The Repeating Rifle Mannlicher 1888 better known as Mannlicher M1888 was a bolt-action rifle used by several armies from 1888 to 1945. Derived from the M1885 and later M1886 models, it was Ferdinand Mannlicher's third rifle that utilized the "enbloc clip".
The M1888 was a direct and immediate descendant of the M1886 Austrian Mannlicher. This rifle too was a straight-pull, bolt-action, box magazine repeater. As early as the beginning of production of the M1886 the need and desirability for a small-bore rifle was evident. This rifle is virtually identical to its predecessor but for chambering a newly designed 8 mm cartridge, loaded originally with black powder and denominated 8×52mmR.
Shortly thereafter, the M88 cartridge was converted to semi-smokeless powder. The new cartridge was designated 8mm M.1890 scharfe Patrone and its dimensions were 8×50mmR. The sights of existing black powder 8mm Mannlicher rifles were converted to accommodate semi-smokeless ammunition by the functional arrangement of screw mounting re-graduated sideplates onto the outsides of the existing rear sight walls. The converted rifles were denominated M.88–90.
When in 1890 semi-smokeless powder became available, manufacture of rifles with a longer and thus stronger chamber and modified sights began. Although the smokeless powder filled M.93 8×50mmR cartridge can be used in this rifle, the generated pressure at 40,000 psi (275.8 MPa) is marginal, as the wedge-lock bolt system this rifle uses was originally designed to be shot with less potent black powder filled 11×58mmR ammunution.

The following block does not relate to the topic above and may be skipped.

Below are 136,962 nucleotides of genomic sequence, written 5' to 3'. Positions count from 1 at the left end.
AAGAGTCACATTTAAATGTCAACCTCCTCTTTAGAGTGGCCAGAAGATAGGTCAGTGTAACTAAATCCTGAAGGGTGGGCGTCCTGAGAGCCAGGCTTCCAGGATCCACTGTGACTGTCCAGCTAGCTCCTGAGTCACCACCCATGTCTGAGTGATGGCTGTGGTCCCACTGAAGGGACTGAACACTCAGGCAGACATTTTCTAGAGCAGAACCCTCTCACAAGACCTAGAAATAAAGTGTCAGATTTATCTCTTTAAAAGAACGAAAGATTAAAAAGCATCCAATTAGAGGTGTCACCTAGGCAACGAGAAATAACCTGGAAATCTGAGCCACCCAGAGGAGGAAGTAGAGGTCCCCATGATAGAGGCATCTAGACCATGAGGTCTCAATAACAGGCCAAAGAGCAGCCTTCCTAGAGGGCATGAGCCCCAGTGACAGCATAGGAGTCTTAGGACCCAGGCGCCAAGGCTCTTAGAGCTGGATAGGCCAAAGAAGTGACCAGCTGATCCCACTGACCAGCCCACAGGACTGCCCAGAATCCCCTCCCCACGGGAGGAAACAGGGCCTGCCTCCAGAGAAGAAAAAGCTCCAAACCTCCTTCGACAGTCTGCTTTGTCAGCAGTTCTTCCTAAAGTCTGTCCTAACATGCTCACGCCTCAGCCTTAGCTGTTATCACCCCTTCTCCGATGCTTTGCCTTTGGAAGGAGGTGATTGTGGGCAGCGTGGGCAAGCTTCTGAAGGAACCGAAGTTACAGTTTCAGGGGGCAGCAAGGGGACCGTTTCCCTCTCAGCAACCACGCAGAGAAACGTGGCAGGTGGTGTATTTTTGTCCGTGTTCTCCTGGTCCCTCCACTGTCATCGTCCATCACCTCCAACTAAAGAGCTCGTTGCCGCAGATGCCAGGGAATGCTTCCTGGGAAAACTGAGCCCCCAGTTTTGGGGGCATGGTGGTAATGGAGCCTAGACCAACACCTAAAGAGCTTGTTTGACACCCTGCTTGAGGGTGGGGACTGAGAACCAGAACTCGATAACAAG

Austria-Hungary First Austrian Republic Boers Kingdom of Bulgaria China Republic of China (1912–28) Chile Czechoslovakia Sudeten German Party Ecuador Ethiopian Empire Nazi Germany: Used by Volkssturm. Kingdom of Greece: Captured from Bulgaria during the Second Balkan War and at the end of World War I. Haganah Kingdom of Hungary India Kingdom of Italy Persia Philippines Second Polish Republic Kingdom of Romania: Before Second Balkan War Romania bought circa 60.000 Mannlicher M.90 and M.95. Russian Empire Soviet Russia Kingdom of Serbia Kingdom of Siam : According to Steyr sales records, 15,000 M1888 rifles were furnished to Siam, most in the 1890s. Some may have been used items, sold from Austrian military stocks. Spain Second Spanish Republic United Kingdom : Captured in Ethiopia, used by African or Indian troops in Garrison/Guard duties in Abyssinia in the 1941-42 period, and then ended up (along with all the rest of the captured Equipment) in India, the more modern rifles (M95s and Carcanos) and MGs, going to front line training ( Burma Front) and the rest (like M88) to straight training units and guard duty in the boonies of India. Kingdom of Yugoslavia
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